Thanks to its early leadership in LTE, Qualcomm has pretty much had the high-end smartphone market to itself, at least for devices running on those high-speed networks.
One of the key questions, though, is whether Qualcomm can continue to get the lion’s share of flagship phones now that Intel, Broadcom, MediaTek and others all have LTE chips of their own. Not surprisingly, Qualcomm thinks it can, so long at it can continue to evolve its products to cover more features, faster networks and a more global footprint.
“We have been leaders in LTE,” said Mollenkopf, who is Qualcomm’s president and soon-to-be CEO. “We expect to be at the lead of LTE going forward.”
Also on Mollenkopf’s plate is trying to take the company’s phone and tablet prowess and expanding it to new devices, as well as trying to get more business inside China.
Mollenkopf’s main pitch is trying to convince Chinese phone makers that by standardizing on Qualcomm chips, they can create products that can compete globally. At the same time, Qualcomm has been trying to convince China’s mobile operators and others to license its technology for LTE.
“It’s a world standard,” Mollenkopf said. “We think we’ve provided a lot of innovation in that standard and we will be able to extend our business in that area.”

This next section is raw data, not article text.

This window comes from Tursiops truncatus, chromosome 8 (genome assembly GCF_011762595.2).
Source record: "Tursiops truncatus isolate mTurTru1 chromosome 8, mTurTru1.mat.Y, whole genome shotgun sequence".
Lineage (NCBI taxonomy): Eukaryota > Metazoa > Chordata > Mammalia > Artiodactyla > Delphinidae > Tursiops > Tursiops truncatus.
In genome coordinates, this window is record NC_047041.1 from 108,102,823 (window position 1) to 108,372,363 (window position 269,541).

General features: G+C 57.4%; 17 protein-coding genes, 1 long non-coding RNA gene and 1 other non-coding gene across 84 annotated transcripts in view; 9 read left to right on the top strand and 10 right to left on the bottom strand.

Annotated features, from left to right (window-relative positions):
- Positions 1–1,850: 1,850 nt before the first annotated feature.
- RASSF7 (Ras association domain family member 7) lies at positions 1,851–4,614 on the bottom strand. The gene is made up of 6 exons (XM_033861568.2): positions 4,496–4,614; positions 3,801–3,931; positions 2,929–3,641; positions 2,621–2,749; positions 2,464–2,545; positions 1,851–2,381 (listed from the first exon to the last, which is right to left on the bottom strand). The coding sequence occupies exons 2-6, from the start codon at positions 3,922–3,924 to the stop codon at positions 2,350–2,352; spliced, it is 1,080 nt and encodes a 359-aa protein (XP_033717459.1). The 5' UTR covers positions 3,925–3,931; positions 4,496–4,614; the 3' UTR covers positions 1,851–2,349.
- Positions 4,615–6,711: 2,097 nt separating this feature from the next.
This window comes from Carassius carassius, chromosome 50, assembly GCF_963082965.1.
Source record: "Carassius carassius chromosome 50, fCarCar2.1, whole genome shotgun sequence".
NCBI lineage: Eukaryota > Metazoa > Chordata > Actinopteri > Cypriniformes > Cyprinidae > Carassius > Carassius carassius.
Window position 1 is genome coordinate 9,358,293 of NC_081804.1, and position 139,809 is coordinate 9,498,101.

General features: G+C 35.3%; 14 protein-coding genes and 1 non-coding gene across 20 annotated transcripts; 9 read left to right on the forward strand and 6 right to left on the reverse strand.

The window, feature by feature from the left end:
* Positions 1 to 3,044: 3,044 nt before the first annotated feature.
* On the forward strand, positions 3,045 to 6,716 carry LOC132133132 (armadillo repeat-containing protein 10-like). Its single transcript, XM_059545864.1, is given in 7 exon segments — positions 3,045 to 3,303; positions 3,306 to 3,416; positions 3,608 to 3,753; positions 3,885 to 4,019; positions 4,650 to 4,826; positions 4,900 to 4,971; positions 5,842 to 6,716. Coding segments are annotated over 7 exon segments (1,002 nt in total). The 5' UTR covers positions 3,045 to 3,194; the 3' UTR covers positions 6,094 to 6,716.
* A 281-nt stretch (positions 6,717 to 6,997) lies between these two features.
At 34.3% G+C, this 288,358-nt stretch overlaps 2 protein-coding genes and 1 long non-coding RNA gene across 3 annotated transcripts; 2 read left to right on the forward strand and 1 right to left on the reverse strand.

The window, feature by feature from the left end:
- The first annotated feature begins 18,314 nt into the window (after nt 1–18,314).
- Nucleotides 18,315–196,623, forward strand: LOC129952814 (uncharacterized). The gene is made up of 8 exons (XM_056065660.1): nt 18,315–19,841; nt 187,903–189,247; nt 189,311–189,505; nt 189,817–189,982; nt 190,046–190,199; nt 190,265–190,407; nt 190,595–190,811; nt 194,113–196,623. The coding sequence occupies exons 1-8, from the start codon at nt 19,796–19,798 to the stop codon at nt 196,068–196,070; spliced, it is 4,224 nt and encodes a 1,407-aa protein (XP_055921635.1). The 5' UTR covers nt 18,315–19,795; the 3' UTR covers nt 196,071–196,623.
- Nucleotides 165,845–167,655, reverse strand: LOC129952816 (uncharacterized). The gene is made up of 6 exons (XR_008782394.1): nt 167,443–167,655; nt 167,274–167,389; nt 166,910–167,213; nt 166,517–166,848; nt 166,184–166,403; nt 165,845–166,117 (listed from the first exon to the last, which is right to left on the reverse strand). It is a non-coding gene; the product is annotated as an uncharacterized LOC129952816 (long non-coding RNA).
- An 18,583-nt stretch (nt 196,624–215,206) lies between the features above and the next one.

A huge chunk of Qualcomm’s business comes not from the chips it makes, but from licensing the company’s patents, which have been key to wireless standards for decades now.
Just how much LTE business this year Qualcomm can get licensing its technology in China is difficult to gauge, Mollenkopf said. “It’s in the plan, but it is not wildly aggressive in the plan,” he said. Qualcomm has also been trying to make the case to Chinese phone makers that by partnering it can help them expand beyond their borders.
Mollenkopf also discussed new markets beyond its core businesses in phones and tablets, including two areas that have been big themes at CES: The connected car and wearable devices.
“The car, to us, looks like it is just trying to grab every piece of the smartphone that it can,” Mollenkopf said. “The technologies you need to be successful there you already have to develop for the smartphone.”
As for wearables, Mollenkopf said he doubted that a company like Intel that has been weak in phones will be able to succeed in even smaller devices.
“I look at wearables the same way I look at tablets,” Mollenkopf said. “It is essentially an extension of smartphone technologies. It is going to be difficult to be successful in either of those markets without being successful in the phone.”
Mollenkopf will also be a speaker at our inaugural Code Conference, to be held May 27-29.
This article originally appeared on Recode.net.